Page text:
Sustainability, Compliance, and Safety
The chemical industry is heavily regulated as a result of the quantity of hazardous chemicals and the number of end-use industries that rely on it. Businesses are adopting digital transformation to boost safety awareness, reduce emissions and dangerous flare incidents, and guarantee a transparent and accurate audit trail.
Plants that quickly adopt digital solutions for remote monitoring, supply chain visibility, waste reduction, production optimization, raising their safety profile, and opening up new opportunities will profit from higher profits and increased revenue, whereas those that hesitate for too long risk failing in the long run.
Article | July 20, 2022
BEFORE the pandemic, GDP growth rates in the developing world were always higher than in developed economies.And because developing economies had much lower levels of petrochemicals consumption than their rich counterparts, it meant that the multiples over GDP were higher than in the rich word, where consumption was pretty much saturated.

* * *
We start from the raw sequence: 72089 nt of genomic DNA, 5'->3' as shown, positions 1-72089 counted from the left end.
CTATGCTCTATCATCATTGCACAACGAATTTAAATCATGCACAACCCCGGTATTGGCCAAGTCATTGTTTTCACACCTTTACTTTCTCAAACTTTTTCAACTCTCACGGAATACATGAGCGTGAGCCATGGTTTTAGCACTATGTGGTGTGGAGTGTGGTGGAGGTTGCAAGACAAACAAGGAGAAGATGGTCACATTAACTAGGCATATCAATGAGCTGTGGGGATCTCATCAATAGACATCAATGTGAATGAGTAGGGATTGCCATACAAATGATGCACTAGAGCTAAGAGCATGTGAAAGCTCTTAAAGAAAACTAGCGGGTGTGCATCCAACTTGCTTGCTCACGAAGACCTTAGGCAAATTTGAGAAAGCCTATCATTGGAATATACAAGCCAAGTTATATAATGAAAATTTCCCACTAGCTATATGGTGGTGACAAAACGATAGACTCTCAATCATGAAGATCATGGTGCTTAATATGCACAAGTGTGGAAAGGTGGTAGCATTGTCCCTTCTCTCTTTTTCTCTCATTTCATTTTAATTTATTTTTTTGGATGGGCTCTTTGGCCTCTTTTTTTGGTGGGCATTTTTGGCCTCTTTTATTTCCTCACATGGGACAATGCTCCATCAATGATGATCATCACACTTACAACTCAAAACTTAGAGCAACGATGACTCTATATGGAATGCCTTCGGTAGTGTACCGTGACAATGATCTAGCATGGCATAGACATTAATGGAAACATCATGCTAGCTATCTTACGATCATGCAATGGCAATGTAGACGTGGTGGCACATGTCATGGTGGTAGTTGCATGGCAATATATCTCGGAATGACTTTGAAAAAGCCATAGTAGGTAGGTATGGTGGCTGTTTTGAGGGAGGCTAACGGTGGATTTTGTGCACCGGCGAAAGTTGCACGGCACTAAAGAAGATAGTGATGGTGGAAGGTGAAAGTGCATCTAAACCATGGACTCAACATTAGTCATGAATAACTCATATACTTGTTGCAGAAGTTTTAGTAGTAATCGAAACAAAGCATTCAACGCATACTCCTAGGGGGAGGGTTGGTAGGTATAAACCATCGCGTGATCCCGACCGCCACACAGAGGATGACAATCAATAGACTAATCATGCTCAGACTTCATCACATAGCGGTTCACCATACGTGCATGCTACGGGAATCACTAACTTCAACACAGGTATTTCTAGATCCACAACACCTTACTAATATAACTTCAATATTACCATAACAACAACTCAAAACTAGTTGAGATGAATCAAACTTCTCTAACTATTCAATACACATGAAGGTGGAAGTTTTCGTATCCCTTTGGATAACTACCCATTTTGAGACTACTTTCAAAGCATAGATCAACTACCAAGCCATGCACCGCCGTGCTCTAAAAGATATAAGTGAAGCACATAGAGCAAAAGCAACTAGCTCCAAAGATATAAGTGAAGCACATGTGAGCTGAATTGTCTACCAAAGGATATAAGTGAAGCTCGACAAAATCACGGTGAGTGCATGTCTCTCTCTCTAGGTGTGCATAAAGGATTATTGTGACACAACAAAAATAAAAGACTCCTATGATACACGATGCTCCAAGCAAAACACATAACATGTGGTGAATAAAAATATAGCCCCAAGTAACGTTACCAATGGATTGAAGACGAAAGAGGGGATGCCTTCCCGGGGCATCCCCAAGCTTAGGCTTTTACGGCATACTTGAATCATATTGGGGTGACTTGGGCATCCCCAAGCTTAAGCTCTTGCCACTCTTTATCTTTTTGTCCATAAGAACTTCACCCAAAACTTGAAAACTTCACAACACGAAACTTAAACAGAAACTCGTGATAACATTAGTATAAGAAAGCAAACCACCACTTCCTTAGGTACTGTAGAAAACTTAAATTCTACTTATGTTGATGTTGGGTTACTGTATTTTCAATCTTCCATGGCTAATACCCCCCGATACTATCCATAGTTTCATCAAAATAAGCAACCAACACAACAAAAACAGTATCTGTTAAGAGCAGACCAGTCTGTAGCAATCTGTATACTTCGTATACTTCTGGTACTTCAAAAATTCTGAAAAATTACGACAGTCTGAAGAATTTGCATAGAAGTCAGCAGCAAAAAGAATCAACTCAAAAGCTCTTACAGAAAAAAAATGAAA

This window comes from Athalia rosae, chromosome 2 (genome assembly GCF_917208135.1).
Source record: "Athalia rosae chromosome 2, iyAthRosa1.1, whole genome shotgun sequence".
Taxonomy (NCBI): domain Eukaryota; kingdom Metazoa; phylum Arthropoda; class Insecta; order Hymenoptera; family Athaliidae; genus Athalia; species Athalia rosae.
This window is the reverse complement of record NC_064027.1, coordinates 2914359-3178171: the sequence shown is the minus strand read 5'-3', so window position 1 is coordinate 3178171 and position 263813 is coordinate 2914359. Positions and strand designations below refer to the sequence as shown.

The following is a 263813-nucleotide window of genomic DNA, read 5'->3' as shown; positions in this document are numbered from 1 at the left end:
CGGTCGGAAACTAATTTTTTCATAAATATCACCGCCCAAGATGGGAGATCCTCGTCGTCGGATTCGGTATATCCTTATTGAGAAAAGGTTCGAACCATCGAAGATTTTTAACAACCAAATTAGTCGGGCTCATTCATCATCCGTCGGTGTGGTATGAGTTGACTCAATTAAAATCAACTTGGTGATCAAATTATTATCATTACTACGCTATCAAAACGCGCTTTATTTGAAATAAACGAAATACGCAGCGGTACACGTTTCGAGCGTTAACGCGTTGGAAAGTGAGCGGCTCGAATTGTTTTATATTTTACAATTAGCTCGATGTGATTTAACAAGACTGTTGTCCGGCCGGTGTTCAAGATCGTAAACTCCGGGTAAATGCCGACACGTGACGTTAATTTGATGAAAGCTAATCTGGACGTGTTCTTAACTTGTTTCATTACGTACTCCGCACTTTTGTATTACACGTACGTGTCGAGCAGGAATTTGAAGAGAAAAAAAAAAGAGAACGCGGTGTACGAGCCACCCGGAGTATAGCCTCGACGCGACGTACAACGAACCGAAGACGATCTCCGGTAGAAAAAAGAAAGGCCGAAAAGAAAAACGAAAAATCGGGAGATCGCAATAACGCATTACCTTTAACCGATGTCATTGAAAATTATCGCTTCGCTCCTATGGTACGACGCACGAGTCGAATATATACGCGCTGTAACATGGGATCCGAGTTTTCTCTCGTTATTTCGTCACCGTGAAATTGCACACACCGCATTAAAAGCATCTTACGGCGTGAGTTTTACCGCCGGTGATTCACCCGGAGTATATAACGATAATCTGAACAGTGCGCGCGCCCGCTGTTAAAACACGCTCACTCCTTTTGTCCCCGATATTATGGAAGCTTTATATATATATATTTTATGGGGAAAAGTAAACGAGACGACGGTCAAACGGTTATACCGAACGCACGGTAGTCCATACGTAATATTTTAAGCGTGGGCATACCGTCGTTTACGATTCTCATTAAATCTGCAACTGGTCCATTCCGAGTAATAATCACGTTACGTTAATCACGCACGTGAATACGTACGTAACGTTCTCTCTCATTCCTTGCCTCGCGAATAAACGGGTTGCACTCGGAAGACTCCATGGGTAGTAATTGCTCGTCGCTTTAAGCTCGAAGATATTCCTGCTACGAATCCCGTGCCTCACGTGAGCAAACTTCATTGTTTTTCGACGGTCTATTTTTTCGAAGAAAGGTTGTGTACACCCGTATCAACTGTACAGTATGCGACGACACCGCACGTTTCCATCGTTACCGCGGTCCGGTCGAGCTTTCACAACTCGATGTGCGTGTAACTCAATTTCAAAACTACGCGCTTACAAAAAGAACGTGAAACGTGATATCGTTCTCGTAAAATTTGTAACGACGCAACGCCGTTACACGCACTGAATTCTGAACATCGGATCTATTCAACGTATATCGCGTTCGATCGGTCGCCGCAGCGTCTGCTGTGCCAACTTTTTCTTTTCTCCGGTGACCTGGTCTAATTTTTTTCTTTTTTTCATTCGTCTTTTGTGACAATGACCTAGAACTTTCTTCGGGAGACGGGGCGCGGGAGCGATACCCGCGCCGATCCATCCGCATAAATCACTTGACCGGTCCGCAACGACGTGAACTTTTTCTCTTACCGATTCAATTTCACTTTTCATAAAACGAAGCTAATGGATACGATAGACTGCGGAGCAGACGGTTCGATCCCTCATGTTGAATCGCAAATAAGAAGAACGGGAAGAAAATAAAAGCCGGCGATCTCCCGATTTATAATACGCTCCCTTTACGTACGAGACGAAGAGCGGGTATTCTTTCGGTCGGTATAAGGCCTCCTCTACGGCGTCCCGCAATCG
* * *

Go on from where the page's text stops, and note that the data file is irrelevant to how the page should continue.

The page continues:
For instance, polyethylene (PE) demand in a developed country such as Germany might have grown at 0.3% times GDP whereas in Indonesia the growth could have been one or more times higher than the rate of growth in GDP.But as The Economist wrote in this 11 July article: “In 2021 the poorest countries, which are desperately short of vaccines, are forecast to grow more slowly than rich countries for only the third time in 25 years.”
Might the multiples over GDP growth also be adversely affected in the developing world, trending lower than the historic norms?
They will almost certainly remain higher than the rich countries. But here is the thing: as millions more people are pushed back into extreme poverty by the pandemic or are denied the opportunity to achieve middle-income status, I believe that developing-world multiples may well decline.Escaping extreme poverty means being able to, say, afford a whole bottle of shampoo for the first time rather than a single-serve sachet, thereby raising per capita polymers consumption.
Article | August 8, 2022